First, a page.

The purpose of the proposed project is to address the lack of well-integrated infrastructure across public education systems to support sustained, quality implementation of evidence-based interventions (EBIs). Public education systems offer immense potential for scaling up EBI delivery to achieve public health impact-they reach every community in the country-but there are major infrastructure- and capacity-related barriers to realizing the potential. Our proposed solution is to build the necessary capacity and partnership infrastructure in selected states. The need for the proposed work is indicated by epidemiological data on the prevalence of substance use and other health-risking problem behaviors among adolescents, particularly in rural areas. The goal of the proposed project is to prepare for larger-scale implementation of the empirically-validated PROSPER State Partnership Model (hereafter PROSPER Model), to effectively deliver and sustain EBIs that reduce youth substance use and related problem behaviors. The PROSPER Model links the Cooperative Extension System (CES), the public school system, and other resources in states for prevention programming. It has evolved through two decades of NIH-funded, randomized-controlled prevention trials, and has demonstrated a range of positive, long-term community level outcomes. Because prevention activities offered through public education systems often do not sustain quality implementation of EBIs, there is a need to reach more states and communities with our model. Specifically, we propose to apply data from a web-based survey of key informants representing the CES from all 50 states, in order to select 10 states in which to develop infrastructure and capacity-building for implementation of the PROSPER Model. This will include in-depth capacity and resource assessments-at state (CES, Departments of Education, Health, Juvenile Justice) and community levels-and capacity building, including awareness building, organizational networking, leadership networking, resource generation, and introductory training to the Model (Aim 1). We then propose to select 5 of the 10 states to further develop and pilot advanced training for key individuals-to build readiness for actual model implementation (Aim 2). We also will build capacity of the PROSPER Network Management team, including a web-based process and outcome evaluation system (Aim 3). Thereby, the proposed project will take the next critically important step of infrastructure development and capacity building for diffusion of state-based partnerships and organize a network of participating states. Creating this network will greatly accelerate translational science, allowing tests of state capacity-building strategies, permitting large-scale studies of factors influencing EBI implementation and sustainability, and prevention trials of PROSPER outcomes in multiple states. As such, this model will build the nation's capacity to reduce youth substance use and create rapid advances in the field of prevention science that would not be possible without this GO opportunity.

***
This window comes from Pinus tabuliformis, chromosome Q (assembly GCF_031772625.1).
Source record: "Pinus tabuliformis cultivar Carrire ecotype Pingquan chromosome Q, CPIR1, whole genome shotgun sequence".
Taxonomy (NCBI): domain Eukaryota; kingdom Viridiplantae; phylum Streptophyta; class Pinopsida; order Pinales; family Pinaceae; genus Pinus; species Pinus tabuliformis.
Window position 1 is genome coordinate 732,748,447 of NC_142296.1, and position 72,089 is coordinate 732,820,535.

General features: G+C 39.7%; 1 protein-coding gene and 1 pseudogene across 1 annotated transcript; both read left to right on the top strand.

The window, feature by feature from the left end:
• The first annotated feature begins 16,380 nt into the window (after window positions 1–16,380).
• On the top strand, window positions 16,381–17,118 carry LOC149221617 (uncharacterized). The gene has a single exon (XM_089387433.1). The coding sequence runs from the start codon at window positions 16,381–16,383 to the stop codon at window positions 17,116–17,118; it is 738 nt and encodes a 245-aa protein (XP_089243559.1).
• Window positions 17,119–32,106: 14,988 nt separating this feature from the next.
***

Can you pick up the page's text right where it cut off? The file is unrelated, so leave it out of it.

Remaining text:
Public education delivery systems offer immense potential for scaling up evidence-based interventions that reduce youth substance-related behaviors-they reach every community in the country-but there are major infrastructure- and capacity-related barriers to realizing the potential. The empirically-validated PROSPER State Partnership Model is designed to address these barriers;randomized prevention trials over two decades have shown positive long-term effects of the model on a wide range of substance-related outcomes. Given these positive effects, the proposed project will facilitate infrastructure development and build capacity for diffusion of the PROSPER State Partnership Model, laying the groundwork for creating a network of participating states, in order to reduce youth substance-related problem behaviors in communities across the US.
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